The president’s sangfroid held him in good stead on Saturday, October 27, by all accounts the most anxious day of the crisis for the American side. Kennedy is articulate, thoughtful, and in full control of his emotions. The president later acknowledged how he had been affected by stress and lack of sleep during the first week of the crisis. Former ExComm members were convinced that had they been compelled to make a decision early in the crisis it would have been the wrong one.
There are psychological tests for cognitive complexity designed to be applied to texts and it would be interesting to measure that of the ExComm members and the ExComm as a whole over time. Interesting too, would be comparisons to other groups on various dimensions. The ExComm is admittedly unique as very few policymaking bodies meet over the course of a long, war-threatening crisis, and fewer still are secretly recorded. Comparisons to other kind of groups for which we have such a record might still be theoretically revealing and substantively useful. They would help determine what is unique about the ExComm deliberations and what they share in common with those of other decisionmaking groups. Gibson reasonably limits his attention to the ExComm, and I hope his example inspires others to extend conversation analysis to other forms.
Group psychology has much to tell us about the ways in which groups function. Irving Janis, a leading exemplar of this tradition, used the ExComm as one of his cases in a comparative study of “groupthink.” I was never persuaded by his argument, and it would be interesting to know if Gibson’s method could be used to assess the groupthink hypothesis.
In many conversations, what is not said can be just as important as what is said. Gibson focuses almost entirely on what is said. I believe we could read between the lines--perhaps more accurately, listen between the words--to detect several kinds of non-articulation. The first we might call ça va sans dire because it refers to shared assumptions that do not need to be described, justified, or explained. The ExComm discussions suggest, among other assumptions, the belief that Soviet premier Nikita Khrushchev is offensively, not defensively, motivated. The ExComm assumed that the missiles were sent to Cuba because Khrushchev doubted Kennedy’s resolve, and that it was accordingly essential that the United States avoid doing anything that might convey a sense of weakness. Gibson seems to subscribe to some of these assumptions--most notably the need to display resolve--and such a commitment is both questionable and unnecessary for his analysis.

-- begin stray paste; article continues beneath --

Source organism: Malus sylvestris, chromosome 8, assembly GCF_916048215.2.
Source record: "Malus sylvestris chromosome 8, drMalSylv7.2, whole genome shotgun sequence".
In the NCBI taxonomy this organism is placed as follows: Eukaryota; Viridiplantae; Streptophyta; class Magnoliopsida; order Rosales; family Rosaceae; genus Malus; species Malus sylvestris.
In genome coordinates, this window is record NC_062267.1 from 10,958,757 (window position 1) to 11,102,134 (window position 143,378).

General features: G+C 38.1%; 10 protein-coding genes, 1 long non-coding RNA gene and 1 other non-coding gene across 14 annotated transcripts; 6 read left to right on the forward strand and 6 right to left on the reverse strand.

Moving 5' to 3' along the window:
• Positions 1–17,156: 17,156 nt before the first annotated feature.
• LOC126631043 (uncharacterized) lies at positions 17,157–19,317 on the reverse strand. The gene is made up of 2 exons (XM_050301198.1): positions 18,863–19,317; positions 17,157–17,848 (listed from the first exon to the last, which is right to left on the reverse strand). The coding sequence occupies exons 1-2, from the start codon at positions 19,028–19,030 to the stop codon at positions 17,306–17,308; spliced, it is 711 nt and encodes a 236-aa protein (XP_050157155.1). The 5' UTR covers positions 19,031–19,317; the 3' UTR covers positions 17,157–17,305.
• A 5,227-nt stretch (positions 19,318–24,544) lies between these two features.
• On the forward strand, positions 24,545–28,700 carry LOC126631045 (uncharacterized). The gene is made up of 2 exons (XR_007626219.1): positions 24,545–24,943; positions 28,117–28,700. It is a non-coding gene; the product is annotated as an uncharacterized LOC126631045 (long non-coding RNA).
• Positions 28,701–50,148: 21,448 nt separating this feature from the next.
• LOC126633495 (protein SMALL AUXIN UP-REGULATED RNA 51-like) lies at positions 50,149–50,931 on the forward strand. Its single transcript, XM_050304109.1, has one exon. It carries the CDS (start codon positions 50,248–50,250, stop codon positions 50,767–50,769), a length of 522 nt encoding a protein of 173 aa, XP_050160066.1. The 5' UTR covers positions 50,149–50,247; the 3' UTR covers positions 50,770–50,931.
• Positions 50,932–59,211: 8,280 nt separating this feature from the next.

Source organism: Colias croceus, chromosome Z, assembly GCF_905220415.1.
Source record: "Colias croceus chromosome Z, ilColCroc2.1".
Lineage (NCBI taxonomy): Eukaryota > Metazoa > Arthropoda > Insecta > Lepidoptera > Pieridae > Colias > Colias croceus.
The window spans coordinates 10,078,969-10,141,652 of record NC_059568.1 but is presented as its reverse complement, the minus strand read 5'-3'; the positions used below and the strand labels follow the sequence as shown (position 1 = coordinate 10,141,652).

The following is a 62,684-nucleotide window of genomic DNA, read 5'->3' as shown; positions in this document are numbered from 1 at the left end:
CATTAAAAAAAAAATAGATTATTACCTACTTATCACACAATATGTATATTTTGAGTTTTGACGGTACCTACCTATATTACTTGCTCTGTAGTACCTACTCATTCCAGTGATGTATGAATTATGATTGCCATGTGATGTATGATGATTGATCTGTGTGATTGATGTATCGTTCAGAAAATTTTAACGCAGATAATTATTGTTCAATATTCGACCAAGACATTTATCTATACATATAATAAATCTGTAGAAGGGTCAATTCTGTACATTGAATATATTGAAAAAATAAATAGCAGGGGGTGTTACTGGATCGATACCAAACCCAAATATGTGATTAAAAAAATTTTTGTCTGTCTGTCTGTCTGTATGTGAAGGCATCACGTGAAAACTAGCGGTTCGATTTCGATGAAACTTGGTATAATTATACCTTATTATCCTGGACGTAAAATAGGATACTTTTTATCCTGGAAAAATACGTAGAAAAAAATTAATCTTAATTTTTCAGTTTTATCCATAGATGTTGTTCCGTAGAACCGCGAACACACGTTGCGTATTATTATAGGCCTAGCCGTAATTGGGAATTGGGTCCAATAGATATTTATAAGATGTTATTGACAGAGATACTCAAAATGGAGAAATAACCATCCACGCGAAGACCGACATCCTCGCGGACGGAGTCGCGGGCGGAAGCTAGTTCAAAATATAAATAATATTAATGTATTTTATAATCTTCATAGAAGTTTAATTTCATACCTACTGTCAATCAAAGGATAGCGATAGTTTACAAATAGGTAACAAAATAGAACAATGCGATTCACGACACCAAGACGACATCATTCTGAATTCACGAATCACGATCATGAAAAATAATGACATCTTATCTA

Silence is also motivated by unshared assumptions. Group members may feel that articulating them will produce more overt conflict, minimize the chance of compromise and agreement, and direct attention away from policy to useless theoretical debates. There was certainly an element of this in the ExComm. It is most apparent in the ways participants occasionally backed off from discussing assumptions that proved highly controversial and around which there could be no consensus or agreement. Perhaps most importantly, nobody attempted to revisit issues on which it appeared the president had made a decision. Once it became apparent that he had decided in favor of a blockade, nobody really challenged this option, although many, perhaps a majority, had rejected it previously. Participants now sought to advance their objectives within the framework of the blockade. Analysis of what was not said, when it was not said, and why it was not said would be equally revealing to analysis of what is on the spoken record. I hope that Gibson, or someone else, will take up this task.
I have no real bones to pick with Gibson and his book. My concerns are for what he has not done, rather than what he has done, and it would be unfair to criticize him for not addressing questions of interest to me. When I evaluate what he has done, my only real quibble concerns his method. It would have been helpful and instructive to foreign policy and international relations scholars to have been presented with a fuller discussion of conversation analysis and how it fits into the broader field of discourse analysis.
. Richard Ned Lebow and Janice Gross Stein, We All Lost the Cold War (Princeton, NJ: Princeton University Press, 1994), ch. 6.
. Off the Record Meeting on Cuba, October 16, 1962, 11:50 am to 12:57 pm, Cuban Missile Crisis Meetings, Collection JFK-POF: Papers of John F. Kennedy: President's Office Files, 01/20/1961 - 11/22/1963, John F. Kennedy Library, Boston, MA.
. Lebow and Stein, We All Lost the Cold War, 334, citing interview with Roswell Gilpatric.
. Ibid., 508 for cites.
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Richard Ned Lebow. Review of Gibson, David R., Talk at the Brink: Deliberation and Decision during the Cuban Missile Crisis.